From the foregoing it is more or less inevitable that many of the Victorian tracker instruments which still remain in our churches are not going to be good from the point of view of developing a responsive touch.  In by far the majority there is too much top resistance to the touch even before the manuals are coupled, and when they are coupled the results are a travesty as far as touch is concerned.  In criticising these instruments one has to pay tribute also to the worthiness of their construction, as many of them have withstood the ravages of a century or more with little attention. But one has to face the fact that sound construction does not correlate necessarily with sound design.


Touch sensitive effects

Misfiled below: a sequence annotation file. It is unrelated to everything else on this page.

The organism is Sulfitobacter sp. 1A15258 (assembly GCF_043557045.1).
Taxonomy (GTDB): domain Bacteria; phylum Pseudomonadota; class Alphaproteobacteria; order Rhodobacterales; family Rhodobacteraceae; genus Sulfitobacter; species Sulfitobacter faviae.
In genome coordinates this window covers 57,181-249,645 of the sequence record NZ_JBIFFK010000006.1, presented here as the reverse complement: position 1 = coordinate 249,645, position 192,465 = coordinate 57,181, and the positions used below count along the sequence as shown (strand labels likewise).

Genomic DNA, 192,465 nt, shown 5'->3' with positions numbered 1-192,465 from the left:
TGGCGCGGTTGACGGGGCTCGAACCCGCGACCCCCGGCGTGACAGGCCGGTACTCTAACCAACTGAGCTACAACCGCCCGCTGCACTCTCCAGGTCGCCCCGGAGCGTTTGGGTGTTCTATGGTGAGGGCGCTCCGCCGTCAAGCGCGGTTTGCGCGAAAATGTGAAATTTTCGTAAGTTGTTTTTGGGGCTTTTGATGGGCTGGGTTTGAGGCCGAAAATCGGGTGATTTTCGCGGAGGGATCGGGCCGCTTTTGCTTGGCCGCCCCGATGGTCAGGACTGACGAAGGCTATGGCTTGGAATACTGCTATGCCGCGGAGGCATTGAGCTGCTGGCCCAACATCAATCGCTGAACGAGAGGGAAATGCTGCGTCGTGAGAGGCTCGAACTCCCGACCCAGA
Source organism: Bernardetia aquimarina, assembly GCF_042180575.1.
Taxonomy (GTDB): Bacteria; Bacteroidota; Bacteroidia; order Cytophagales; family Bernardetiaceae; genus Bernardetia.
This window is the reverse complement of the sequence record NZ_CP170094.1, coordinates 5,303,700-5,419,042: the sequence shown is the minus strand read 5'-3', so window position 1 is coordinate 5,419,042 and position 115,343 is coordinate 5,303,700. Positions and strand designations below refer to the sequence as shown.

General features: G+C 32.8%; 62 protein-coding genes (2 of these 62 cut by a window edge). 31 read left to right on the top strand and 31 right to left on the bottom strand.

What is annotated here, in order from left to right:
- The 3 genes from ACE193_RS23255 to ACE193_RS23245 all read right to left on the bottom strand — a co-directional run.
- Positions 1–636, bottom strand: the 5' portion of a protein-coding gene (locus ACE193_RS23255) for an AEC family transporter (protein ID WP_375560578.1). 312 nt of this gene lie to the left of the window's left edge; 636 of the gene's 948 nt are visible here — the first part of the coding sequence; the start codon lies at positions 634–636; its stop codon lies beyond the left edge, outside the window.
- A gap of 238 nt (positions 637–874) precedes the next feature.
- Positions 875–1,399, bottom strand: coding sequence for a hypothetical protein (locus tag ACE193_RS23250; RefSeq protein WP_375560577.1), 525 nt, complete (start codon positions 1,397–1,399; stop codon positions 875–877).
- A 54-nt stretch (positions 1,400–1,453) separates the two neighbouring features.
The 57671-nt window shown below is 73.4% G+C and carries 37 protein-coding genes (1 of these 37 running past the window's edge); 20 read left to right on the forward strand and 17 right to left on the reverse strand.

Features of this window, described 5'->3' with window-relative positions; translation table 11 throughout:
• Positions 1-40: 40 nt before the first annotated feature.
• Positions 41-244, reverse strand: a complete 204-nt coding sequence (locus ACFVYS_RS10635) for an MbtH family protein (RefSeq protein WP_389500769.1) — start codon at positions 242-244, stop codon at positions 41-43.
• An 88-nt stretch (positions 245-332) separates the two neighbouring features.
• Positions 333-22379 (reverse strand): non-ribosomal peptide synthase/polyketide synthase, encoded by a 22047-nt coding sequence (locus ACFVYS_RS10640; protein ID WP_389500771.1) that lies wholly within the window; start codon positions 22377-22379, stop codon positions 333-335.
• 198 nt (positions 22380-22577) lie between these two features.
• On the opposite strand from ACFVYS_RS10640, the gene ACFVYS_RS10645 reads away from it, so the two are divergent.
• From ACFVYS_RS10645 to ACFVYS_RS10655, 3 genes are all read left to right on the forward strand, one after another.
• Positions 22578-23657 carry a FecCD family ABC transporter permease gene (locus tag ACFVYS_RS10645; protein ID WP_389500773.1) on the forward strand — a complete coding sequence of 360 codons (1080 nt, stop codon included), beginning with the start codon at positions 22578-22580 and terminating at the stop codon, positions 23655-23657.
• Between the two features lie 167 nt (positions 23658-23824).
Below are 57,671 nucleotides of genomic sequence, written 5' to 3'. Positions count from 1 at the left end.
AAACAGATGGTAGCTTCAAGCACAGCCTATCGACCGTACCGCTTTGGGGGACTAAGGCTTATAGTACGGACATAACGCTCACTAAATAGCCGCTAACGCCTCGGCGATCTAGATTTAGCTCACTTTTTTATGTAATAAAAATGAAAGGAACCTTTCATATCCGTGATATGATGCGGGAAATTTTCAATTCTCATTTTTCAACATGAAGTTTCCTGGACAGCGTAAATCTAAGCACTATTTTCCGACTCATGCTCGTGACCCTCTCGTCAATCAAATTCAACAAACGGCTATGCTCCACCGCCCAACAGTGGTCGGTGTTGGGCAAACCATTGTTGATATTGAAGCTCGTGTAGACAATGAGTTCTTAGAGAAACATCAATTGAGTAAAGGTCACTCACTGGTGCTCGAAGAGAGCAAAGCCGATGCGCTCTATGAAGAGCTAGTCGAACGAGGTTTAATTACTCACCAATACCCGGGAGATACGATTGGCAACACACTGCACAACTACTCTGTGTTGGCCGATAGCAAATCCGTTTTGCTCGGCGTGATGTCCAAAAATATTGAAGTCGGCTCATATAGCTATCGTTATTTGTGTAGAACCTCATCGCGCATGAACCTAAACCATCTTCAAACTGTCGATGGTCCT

We come now to a consideration of some factors which are under the control of the player of an organ having the right sort of action.  It would be presumptuous to claim that all such factors on the organ can be isolated, described or measured any more than the multitude of subtle touches possible on the pianoforte can be so treated.  To do so would be to imply a limit to the artistic freedoms of the executant.  However, it is considered useful to show that there exist at least some effects which are real in the sense they can be heard and also measured in a physical sense, and that they can be varied by the performer.  As all of these effects occur either at the beginning or end of a note as the key is either depressed or released, they fall into the categories of the initiation or termination transients making up the complete sound.